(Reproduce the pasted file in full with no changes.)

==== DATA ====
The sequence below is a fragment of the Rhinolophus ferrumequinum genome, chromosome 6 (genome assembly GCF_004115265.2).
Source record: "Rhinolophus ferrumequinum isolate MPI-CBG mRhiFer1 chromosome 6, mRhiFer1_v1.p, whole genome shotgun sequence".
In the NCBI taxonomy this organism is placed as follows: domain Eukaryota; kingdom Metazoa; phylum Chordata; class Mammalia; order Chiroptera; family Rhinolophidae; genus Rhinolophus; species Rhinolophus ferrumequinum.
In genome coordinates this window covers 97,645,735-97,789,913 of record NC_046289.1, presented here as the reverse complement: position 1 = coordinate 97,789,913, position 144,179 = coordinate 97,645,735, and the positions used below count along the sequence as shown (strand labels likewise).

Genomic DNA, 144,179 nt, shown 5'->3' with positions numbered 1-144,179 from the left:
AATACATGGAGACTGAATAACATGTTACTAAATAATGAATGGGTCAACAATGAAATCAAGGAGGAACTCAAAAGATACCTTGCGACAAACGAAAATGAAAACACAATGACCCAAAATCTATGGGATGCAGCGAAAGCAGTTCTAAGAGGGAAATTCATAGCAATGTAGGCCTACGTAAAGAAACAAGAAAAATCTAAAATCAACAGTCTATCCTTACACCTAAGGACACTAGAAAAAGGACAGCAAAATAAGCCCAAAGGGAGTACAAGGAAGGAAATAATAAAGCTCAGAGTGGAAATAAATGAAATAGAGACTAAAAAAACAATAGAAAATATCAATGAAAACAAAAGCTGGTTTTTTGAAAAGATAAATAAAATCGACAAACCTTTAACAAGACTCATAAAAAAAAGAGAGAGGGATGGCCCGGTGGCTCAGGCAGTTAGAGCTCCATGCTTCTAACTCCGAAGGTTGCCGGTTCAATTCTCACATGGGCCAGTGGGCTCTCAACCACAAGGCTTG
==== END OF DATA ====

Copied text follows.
The sequence below is a fragment of the Rhinolophus ferrumequinum genome, chromosome 6 (genome assembly GCF_004115265.2).
Source record: "Rhinolophus ferrumequinum isolate MPI-CBG mRhiFer1 chromosome 6, mRhiFer1_v1.p, whole genome shotgun sequence".
In the NCBI taxonomy this organism is placed as follows: domain Eukaryota; kingdom Metazoa; phylum Chordata; class Mammalia; order Chiroptera; family Rhinolophidae; genus Rhinolophus; species Rhinolophus ferrumequinum.
In genome coordinates this window covers 97,645,735-97,789,913 of record NC_046289.1, presented here as the reverse complement: position 1 = coordinate 97,789,913, position 144,179 = coordinate 97,645,735, and the positions used below count along the sequence as shown (strand labels likewise).

Genomic DNA, 144,179 nt, shown 5'->3' with positions numbered 1-144,179 from the left:
AATACATGGAGACTGAATAACATGTTACTAAATAATGAATGGGTCAACAATGAAATCAAGGAGGAACTCAAAAGATACCTTGCGACAAACGAAAATGAAAACACAATGACCCAAAATCTATGGGATGCAGCGAAAGCAGTTCTAAGAGGGAAATTCATAGCAATGTAGGCCTACGTAAAGAAACAAGAAAAATCTAAAATCAACAGTCTATCCTTACACCTAAGGACACTAGAAAAAGGACAGCAAAATAAGCCCAAAGGGAGTACAAGGAAGGAAATAATAAAGCTCAGAGTGGAAATAAATGAAATAGAGACTAAAAAAACAATAGAAAATATCAATGAAAACAAAAGCTGGTTTTTTGAAAAGATAAATAAAATCGACAAACCTTTAACAAGACTCATAAAAAAAAGAGAGAGGGATGGCCCGGTGGCTCAGGCAGTTAGAGCTCCATGCTTCTAACTCCGAAGGTTGCCGGTTCAATTCTCACATGGGCCAGTGGGCTCTCAACCACAAGGCTTG